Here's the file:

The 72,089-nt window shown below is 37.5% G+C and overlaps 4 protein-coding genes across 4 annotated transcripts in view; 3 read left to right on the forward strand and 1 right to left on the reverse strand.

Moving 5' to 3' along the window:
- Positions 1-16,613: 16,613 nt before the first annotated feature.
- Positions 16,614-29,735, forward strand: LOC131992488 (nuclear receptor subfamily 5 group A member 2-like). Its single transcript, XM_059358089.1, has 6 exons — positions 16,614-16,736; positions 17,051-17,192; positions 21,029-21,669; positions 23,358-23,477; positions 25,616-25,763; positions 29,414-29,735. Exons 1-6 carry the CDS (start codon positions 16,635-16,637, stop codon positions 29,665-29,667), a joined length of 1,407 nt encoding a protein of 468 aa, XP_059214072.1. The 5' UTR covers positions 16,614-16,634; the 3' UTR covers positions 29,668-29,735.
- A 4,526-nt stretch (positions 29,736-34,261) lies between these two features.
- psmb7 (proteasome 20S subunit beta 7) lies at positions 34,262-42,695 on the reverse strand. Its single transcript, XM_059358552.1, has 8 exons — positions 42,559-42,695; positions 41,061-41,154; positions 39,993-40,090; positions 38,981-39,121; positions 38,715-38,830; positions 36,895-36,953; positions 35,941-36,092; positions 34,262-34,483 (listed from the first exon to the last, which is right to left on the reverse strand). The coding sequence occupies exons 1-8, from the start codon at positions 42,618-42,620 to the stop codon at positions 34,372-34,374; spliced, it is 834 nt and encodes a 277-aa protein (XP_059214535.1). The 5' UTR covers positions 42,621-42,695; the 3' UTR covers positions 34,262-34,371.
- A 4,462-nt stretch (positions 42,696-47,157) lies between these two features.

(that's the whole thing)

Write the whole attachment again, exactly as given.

The 72,089-nt window shown below is 37.5% G+C and overlaps 4 protein-coding genes across 4 annotated transcripts in view; 3 read left to right on the forward strand and 1 right to left on the reverse strand.

Moving 5' to 3' along the window:
- Positions 1-16,613: 16,613 nt before the first annotated feature.
- Positions 16,614-29,735, forward strand: LOC131992488 (nuclear receptor subfamily 5 group A member 2-like). Its single transcript, XM_059358089.1, has 6 exons — positions 16,614-16,736; positions 17,051-17,192; positions 21,029-21,669; positions 23,358-23,477; positions 25,616-25,763; positions 29,414-29,735. Exons 1-6 carry the CDS (start codon positions 16,635-16,637, stop codon positions 29,665-29,667), a joined length of 1,407 nt encoding a protein of 468 aa, XP_059214072.1. The 5' UTR covers positions 16,614-16,634; the 3' UTR covers positions 29,668-29,735.
- A 4,526-nt stretch (positions 29,736-34,261) lies between these two features.
- psmb7 (proteasome 20S subunit beta 7) lies at positions 34,262-42,695 on the reverse strand. Its single transcript, XM_059358552.1, has 8 exons — positions 42,559-42,695; positions 41,061-41,154; positions 39,993-40,090; positions 38,981-39,121; positions 38,715-38,830; positions 36,895-36,953; positions 35,941-36,092; positions 34,262-34,483 (listed from the first exon to the last, which is right to left on the reverse strand). The coding sequence occupies exons 1-8, from the start codon at positions 42,618-42,620 to the stop codon at positions 34,372-34,374; spliced, it is 834 nt and encodes a 277-aa protein (XP_059214535.1). The 5' UTR covers positions 42,621-42,695; the 3' UTR covers positions 34,262-34,371.
- A 4,462-nt stretch (positions 42,696-47,157) lies between these two features.